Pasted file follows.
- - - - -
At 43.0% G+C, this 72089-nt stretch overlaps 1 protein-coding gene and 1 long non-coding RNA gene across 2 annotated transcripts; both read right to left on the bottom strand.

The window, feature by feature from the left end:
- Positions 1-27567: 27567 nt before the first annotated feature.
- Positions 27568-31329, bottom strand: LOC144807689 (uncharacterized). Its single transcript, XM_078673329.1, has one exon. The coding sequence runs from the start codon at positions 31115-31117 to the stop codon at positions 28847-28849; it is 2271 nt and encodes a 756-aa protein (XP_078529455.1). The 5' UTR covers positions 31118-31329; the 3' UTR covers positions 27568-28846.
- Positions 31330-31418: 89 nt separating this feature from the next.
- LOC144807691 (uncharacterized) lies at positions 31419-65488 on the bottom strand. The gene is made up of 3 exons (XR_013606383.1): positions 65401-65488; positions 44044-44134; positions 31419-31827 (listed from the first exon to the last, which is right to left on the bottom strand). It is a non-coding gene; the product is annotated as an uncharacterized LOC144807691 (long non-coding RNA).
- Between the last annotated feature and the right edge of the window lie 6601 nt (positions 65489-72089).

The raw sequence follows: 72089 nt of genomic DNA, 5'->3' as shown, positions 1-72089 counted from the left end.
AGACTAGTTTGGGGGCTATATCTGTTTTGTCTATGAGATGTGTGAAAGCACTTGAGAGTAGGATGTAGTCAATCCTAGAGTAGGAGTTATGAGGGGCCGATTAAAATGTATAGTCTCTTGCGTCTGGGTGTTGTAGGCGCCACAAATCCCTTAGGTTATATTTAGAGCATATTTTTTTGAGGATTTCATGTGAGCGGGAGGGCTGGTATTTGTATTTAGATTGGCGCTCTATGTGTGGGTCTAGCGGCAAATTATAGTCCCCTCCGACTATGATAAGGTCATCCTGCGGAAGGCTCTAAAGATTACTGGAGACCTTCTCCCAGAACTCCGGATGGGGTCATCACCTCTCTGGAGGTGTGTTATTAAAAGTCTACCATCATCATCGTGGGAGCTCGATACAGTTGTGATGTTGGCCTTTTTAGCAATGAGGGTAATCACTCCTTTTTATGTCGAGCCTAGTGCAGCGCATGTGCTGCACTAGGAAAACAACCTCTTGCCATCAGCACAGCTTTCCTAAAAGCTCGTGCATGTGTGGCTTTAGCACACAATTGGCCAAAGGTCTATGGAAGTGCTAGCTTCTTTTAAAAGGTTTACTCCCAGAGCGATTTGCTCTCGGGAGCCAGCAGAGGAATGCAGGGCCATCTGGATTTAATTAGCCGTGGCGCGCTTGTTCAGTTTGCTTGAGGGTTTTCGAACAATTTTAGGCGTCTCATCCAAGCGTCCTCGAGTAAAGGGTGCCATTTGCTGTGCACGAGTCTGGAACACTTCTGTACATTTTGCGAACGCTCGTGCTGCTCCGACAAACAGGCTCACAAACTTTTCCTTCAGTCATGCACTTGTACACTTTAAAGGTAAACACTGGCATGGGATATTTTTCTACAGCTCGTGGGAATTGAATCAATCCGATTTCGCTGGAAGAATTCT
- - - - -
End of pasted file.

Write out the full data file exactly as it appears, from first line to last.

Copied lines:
At 43.0% G+C, this 72089-nt stretch overlaps 1 protein-coding gene and 1 long non-coding RNA gene across 2 annotated transcripts; both read right to left on the bottom strand.

The window, feature by feature from the left end:
- Positions 1-27567: 27567 nt before the first annotated feature.
- Positions 27568-31329, bottom strand: LOC144807689 (uncharacterized). Its single transcript, XM_078673329.1, has one exon. The coding sequence runs from the start codon at positions 31115-31117 to the stop codon at positions 28847-28849; it is 2271 nt and encodes a 756-aa protein (XP_078529455.1). The 5' UTR covers positions 31118-31329; the 3' UTR covers positions 27568-28846.
- Positions 31330-31418: 89 nt separating this feature from the next.
- LOC144807691 (uncharacterized) lies at positions 31419-65488 on the bottom strand. The gene is made up of 3 exons (XR_013606383.1): positions 65401-65488; positions 44044-44134; positions 31419-31827 (listed from the first exon to the last, which is right to left on the bottom strand). It is a non-coding gene; the product is annotated as an uncharacterized LOC144807691 (long non-coding RNA).
- Between the last annotated feature and the right edge of the window lie 6601 nt (positions 65489-72089).

The raw sequence follows: 72089 nt of genomic DNA, 5'->3' as shown, positions 1-72089 counted from the left end.
AGACTAGTTTGGGGGCTATATCTGTTTTGTCTATGAGATGTGTGAAAGCACTTGAGAGTAGGATGTAGTCAATCCTAGAGTAGGAGTTATGAGGGGCCGATTAAAATGTATAGTCTCTTGCGTCTGGGTGTTGTAGGCGCCACAAATCCCTTAGGTTATATTTAGAGCATATTTTTTTGAGGATTTCATGTGAGCGGGAGGGCTGGTATTTGTATTTAGATTGGCGCTCTATGTGTGGGTCTAGCGGCAAATTATAGTCCCCTCCGACTATGATAAGGTCATCCTGCGGAAGGCTCTAAAGATTACTGGAGACCTTCTCCCAGAACTCCGGATGGGGTCATCACCTCTCTGGAGGTGTGTTATTAAAAGTCTACCATCATCATCGTGGGAGCTCGATACAGTTGTGATGTTGGCCTTTTTAGCAATGAGGGTAATCACTCCTTTTTATGTCGAGCCTAGTGCAGCGCATGTGCTGCACTAGGAAAACAACCTCTTGCCATCAGCACAGCTTTCCTAAAAGCTCGTGCATGTGTGGCTTTAGCACACAATTGGCCAAAGGTCTATGGAAGTGCTAGCTTCTTTTAAAAGGTTTACTCCCAGAGCGATTTGCTCTCGGGAGCCAGCAGAGGAATGCAGGGCCATCTGGATTTAATTAGCCGTGGCGCGCTTGTTCAGTTTGCTTGAGGGTTTTCGAACAATTTTAGGCGTCTCATCCAAGCGTCCTCGAGTAAAGGGTGCCATTTGCTGTGCACGAGTCTGGAACACTTCTGTACATTTTGCGAACGCTCGTGCTGCTCCGACAAACAGGCTCACAAACTTTTCCTTCAGTCATGCACTTGTACACTTTAAAGGTAAACACTGGCATGGGATATTTTTCTACAGCTCGTGGGAATTGAATCAATCCGATTTCGCTGGAAGAATTCT